Debt-based crowdfunding or peer-to-peer lending allows entrepreneurs serve as middlemen between borrowers and lenders who offer loans to run a project or business endeavor for a return/profit. Agritech companies have largely adopted this model allowing individuals invest in farming activities across the country for a return after a farming season.
Donor-based crowdfunding encapsulates campaigns like Akintimehin’s, social justice issues and other such campaigns where individuals crowdsource for a good cause without expecting anything in return as it were.
DevCareer, founded by Akintunde Sultan, started out with a single altruistic goal: raise ₦1 million to purchase 10 pieces of computer for aspiring developers to aid them on their journey.
Sultan says he was expecting to raise, perhaps, a fifth of that amount. In three months, the campaign had raised about ₦2 million, double the original target, and so 22 developers got new laptops, hub and course subscriptions and mentors. The attention the campaign got propelled Sultan to set up DevCareer as a structured way to screen intending recipients, monitor the activities of the first cohort and to launch a second campaign which surpassed its £10,000 target to raise £19,769. Fifty developers from Nigeria, Zambia, Kenya and Ghana will receive computers and support in the second cohort.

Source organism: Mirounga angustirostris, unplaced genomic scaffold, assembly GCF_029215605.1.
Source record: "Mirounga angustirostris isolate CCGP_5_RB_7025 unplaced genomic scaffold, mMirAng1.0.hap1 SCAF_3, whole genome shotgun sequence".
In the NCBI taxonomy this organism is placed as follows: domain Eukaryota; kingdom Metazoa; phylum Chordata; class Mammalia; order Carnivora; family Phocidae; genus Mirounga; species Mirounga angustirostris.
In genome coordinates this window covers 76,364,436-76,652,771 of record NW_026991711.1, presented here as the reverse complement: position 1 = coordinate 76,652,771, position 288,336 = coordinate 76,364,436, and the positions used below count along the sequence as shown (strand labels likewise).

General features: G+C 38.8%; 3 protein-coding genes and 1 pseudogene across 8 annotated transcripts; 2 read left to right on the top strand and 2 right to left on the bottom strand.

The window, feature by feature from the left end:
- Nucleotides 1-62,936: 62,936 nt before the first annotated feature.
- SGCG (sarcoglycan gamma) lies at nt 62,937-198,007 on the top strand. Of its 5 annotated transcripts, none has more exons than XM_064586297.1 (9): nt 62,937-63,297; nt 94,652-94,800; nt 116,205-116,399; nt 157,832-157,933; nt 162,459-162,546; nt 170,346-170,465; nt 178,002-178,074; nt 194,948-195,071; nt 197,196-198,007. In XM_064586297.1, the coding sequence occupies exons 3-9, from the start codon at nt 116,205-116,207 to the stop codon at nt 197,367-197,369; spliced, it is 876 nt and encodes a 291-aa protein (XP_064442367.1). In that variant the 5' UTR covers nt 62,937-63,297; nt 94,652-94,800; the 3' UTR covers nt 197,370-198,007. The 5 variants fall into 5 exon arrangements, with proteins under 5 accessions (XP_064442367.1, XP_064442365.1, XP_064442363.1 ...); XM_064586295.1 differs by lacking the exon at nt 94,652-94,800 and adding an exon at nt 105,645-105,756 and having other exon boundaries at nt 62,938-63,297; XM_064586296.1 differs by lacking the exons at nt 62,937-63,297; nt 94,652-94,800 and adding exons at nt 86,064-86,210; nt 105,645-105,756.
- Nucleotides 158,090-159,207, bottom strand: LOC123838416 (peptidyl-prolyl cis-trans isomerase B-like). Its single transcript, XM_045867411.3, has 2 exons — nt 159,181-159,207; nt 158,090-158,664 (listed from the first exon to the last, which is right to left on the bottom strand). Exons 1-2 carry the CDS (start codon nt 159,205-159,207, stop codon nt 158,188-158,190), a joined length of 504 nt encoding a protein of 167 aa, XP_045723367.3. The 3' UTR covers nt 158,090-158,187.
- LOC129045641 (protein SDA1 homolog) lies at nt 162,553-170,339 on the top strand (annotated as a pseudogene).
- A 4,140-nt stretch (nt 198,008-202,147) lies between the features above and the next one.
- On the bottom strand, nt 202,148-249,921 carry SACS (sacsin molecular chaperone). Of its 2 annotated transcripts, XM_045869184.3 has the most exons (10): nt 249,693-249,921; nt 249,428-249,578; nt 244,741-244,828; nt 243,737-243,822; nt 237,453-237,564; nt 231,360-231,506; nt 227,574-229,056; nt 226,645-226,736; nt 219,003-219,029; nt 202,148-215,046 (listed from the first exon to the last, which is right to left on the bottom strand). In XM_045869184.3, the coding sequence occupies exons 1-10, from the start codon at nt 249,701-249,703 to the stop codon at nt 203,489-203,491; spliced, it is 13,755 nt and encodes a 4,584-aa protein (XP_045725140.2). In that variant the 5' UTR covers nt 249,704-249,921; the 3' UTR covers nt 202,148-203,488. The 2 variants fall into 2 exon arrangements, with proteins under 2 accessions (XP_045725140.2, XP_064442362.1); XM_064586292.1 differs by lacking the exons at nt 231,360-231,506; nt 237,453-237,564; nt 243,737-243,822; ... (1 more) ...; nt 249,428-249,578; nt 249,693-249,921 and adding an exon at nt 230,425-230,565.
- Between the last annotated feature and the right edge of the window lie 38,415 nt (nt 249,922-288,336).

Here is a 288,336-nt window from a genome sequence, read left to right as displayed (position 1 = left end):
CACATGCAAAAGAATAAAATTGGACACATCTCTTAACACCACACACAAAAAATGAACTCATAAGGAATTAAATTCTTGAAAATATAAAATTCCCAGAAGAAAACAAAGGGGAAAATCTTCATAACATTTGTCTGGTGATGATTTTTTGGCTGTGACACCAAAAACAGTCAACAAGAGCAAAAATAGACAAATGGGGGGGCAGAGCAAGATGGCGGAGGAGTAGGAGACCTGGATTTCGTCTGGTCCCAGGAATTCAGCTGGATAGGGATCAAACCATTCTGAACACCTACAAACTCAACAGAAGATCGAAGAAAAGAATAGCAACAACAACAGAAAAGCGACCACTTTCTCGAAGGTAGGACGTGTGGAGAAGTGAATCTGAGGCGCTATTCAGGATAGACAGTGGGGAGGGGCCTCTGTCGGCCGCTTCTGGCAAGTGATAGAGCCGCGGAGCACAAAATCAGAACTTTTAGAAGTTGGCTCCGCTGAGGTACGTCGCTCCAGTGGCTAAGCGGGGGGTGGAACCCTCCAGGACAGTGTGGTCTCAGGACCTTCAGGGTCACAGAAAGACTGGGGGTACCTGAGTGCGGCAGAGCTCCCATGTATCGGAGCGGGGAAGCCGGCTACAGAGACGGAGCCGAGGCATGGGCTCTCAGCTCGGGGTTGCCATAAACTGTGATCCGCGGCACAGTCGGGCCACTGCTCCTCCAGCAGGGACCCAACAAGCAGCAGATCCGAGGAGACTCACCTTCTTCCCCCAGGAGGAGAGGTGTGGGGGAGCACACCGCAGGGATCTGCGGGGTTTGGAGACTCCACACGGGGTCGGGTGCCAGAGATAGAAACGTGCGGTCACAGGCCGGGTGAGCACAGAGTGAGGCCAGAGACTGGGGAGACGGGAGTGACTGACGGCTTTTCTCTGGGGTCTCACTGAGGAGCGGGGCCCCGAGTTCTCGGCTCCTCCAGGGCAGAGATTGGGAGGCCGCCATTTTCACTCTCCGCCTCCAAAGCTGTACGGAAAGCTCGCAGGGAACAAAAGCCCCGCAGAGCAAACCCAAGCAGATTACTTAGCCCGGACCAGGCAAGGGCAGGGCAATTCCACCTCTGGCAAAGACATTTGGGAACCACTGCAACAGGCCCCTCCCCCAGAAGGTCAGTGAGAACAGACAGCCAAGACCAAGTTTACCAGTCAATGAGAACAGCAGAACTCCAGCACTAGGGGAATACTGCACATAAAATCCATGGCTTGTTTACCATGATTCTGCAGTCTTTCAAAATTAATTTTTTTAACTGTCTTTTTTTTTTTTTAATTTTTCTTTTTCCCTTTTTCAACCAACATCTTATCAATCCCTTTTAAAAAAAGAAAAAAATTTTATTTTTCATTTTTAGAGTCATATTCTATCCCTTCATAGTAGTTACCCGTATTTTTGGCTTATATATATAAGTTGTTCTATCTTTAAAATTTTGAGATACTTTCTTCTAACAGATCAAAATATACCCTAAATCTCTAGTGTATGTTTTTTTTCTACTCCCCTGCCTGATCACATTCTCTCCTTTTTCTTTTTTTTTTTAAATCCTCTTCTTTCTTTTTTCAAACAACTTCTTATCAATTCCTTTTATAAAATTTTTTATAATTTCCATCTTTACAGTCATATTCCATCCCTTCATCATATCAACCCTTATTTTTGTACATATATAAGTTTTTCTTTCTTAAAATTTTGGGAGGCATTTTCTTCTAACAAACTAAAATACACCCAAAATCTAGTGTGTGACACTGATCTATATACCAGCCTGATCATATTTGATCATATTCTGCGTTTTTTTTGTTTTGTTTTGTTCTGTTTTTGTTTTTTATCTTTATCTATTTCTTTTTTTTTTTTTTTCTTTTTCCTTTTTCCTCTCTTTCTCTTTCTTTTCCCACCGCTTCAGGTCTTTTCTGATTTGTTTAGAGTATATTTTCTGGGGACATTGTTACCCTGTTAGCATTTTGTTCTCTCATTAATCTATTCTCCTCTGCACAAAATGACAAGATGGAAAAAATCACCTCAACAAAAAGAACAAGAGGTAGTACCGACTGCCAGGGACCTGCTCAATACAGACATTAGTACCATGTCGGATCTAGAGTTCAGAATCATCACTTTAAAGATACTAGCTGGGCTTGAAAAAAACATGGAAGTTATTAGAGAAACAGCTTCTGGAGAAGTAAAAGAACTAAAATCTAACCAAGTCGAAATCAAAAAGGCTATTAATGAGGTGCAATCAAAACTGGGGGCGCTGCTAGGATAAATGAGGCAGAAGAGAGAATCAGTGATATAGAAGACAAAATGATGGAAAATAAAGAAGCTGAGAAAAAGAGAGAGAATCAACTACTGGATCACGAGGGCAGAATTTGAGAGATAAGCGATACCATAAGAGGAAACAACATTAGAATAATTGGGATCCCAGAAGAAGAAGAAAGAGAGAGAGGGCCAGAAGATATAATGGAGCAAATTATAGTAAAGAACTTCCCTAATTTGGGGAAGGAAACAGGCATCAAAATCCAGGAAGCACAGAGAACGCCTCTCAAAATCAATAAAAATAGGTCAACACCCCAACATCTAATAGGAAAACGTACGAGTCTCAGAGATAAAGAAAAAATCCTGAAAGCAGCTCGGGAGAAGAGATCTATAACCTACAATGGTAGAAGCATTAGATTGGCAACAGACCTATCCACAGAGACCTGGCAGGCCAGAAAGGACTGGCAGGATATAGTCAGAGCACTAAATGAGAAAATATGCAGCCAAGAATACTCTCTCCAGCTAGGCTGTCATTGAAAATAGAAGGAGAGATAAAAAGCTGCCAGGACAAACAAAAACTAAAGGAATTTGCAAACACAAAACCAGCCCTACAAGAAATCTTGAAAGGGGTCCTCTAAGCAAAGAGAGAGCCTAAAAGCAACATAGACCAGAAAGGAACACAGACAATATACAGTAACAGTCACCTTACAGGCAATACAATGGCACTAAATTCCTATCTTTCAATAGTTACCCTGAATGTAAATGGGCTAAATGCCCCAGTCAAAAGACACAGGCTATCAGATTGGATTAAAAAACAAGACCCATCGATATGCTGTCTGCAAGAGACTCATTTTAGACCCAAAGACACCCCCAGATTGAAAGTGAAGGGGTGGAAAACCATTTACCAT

The hassles of rallying the crowd to action
Ipaye likens crowdfunding to a political campaign. It is a lot of work. While strangers on the internet are more than ever ready to gather together for a worthy cause, convincing strangers to consider a campaign worthy out of the tens of thousands of campaigns that are set up daily around the world can be tough. Annually, over 250,000 campaigns are set up on GoFundMe to cover medical bills alone.